David Pecker’s bombshell testimony at hush money trial detailed media manipulation that helped Trump win

NEW YORK — Publishing honcho David Pecker’s testimony this week at Donald Trump’s Manhattan trial opened a rare window on an unholy alliance that helped propel Trump into the Oval Office and spawned a vortex of unflattering stories smearing his political opponents and manipulating news cycles to divert the attention of the American electorate.

On the witness stand just feet from the former president on Monday and Tuesday, Pecker, the former CEO of American Media, Inc., or AMI, detailed how he, together with Trump and his former fixer, Michael Cohen, conspired to exploit AMI’s cadre of celebrity gossip tabloids and magazines to build the Trump brand and influence the results of the 2016 presidential election.

Pecker, who told jurors he’d known Trump since the late 1980s, said the trio hatched the alleged scheme at a 2015 meeting at Trump Tower, where he agreed to publish pro-Trump stories while working to hide unsavory ones, taking them “off the market” by purchasing the exclusive rights to ensure they never got published.

The practice, which lies at the heart of DA Alvin Bragg’s case against Trump, is known in the tabloid world as “catch and kill.”

The publisher and his longtime friend, “Donald,” as Pecker said he’d always called him, long had a “mutually beneficial” friendship that saw them beef up each other’s bottom line. Pecker’s complicity in pushing pro-Trump stories boosted sales of the National Enquirer while also elevating Trump’s political brand, he testified.

“Donald Trump and Michael, they asked me what can I do and what my magazines could do to help the campaign,” Pecker testified before a rapt jury and frantically typing press corps in the drab 100 Centre St. courtroom Tuesday about the 2015 meeting prosecutors say catalyzed the hush money scheme.

Cohen, expected to be the trial’s star witness, would call Pecker to plant the seeds of stories explicitly designed to kneecap Trump’s opponents when they picked up momentum in the presidential race, the publisher testified, and they would “embellish it from there.” Soon after, the stories landed on supermarket shelves and doorsteps across America.

The scheme saw dozens of explosive headlines clog the news cycle in the year before Trump’s win.

In one example, Pecker told the court of a story claiming Texas Sen. Ted Cruz’s father helped President John F. Kennedy's assassin.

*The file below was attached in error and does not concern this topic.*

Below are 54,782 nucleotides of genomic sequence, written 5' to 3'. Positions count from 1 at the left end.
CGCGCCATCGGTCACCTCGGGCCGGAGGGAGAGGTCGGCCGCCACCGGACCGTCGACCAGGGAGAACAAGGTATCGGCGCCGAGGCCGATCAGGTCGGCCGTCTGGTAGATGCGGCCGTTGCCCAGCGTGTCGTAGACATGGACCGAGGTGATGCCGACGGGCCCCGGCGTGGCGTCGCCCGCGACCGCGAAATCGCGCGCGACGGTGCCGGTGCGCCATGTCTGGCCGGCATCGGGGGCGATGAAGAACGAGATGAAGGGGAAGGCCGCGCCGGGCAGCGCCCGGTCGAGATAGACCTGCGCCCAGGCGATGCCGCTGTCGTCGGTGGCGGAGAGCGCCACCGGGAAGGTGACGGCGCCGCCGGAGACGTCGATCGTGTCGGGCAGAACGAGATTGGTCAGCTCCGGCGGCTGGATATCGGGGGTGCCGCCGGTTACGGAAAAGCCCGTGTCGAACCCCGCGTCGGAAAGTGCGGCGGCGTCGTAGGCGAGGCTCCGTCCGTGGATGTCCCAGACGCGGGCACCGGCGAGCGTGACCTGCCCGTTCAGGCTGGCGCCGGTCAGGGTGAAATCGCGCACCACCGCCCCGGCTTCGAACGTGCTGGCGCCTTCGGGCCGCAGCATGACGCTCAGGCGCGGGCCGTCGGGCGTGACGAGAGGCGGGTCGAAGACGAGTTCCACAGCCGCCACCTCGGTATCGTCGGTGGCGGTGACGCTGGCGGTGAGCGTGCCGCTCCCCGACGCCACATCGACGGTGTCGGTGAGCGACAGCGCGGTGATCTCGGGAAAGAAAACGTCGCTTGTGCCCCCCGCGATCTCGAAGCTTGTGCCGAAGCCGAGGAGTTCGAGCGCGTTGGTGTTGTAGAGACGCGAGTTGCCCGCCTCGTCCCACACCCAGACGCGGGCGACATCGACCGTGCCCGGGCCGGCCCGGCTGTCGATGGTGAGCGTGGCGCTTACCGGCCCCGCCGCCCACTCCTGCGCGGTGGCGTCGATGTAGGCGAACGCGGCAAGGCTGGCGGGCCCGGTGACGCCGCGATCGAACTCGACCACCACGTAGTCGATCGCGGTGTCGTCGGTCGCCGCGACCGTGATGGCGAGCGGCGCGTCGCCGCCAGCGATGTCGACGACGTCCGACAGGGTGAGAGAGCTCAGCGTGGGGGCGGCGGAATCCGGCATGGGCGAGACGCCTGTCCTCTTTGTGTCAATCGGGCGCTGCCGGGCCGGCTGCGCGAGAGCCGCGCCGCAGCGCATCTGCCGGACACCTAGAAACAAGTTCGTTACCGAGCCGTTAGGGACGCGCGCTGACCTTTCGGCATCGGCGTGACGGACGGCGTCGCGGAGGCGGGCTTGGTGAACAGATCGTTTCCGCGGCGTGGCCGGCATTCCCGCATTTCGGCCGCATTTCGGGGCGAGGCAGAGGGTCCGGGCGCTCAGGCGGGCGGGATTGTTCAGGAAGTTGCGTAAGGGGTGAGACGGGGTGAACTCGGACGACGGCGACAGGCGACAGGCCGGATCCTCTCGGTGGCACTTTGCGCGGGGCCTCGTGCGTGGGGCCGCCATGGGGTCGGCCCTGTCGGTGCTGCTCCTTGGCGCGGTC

“Dylan Howard had the research department take a look at Ted Cruz’s father’s photos, and we matched the photos in every different picture with that of Lee Harvey Oswald, and we matched the two together,” Pecker said. “That’s how that story was prepared and created, I should say.”

That story, as well as many others, including dozens smearing Hillary Clinton, a story claiming Ben Carson left a sponge in a patient’s brain and a “love child” of Marco Rubio, all set off waves of salacious news cycles prosecutors say helped carry Trump to the White House.

Pecker also testified he anticipated women trying to sell stories about a married Trump because he was “well-known as the most eligible bachelor and dated the most beautiful women.”

Assistant District Attorney Joshua Steinglass pressed him about Trump’s involvement in the scheme and how his fixer reacted to rumors alleged by a Trump Tower doorman that he fathered out of wedlock — and a Playboy model’s claims they had a yearlong affair.

“The boss would be very pleased,” Pecker recalled Cohen saying after the doorman accepted a $30,000 deal for the rights to his story, which Pecker said they later debunked as “1,000% untrue.”

The bombshell testimony about Trump’s behind-the-scenes campaign strategies comes as the 2024 race grinds into gear. The presumptive Republican nominee is once again dominating headlines, working out of the same playbook: firing off daily attacks on his political opponents while distracting from his myriad legal battles.

The former president has pleaded not guilty to 34 felony counts of falsifying business records, alleging he covered up a hush money payment to adult film star Stormy Daniels as part of a sweeping scheme to defraud voters.

Pecker is slated to resume his testimony Thursday. He’s expected to delve into greater detail about how his involvement in buying off Playboy model Karen McDougal to stymie her affair allegations and the dispute over paying off Daniels that led to Cohen himself paying off the porn star.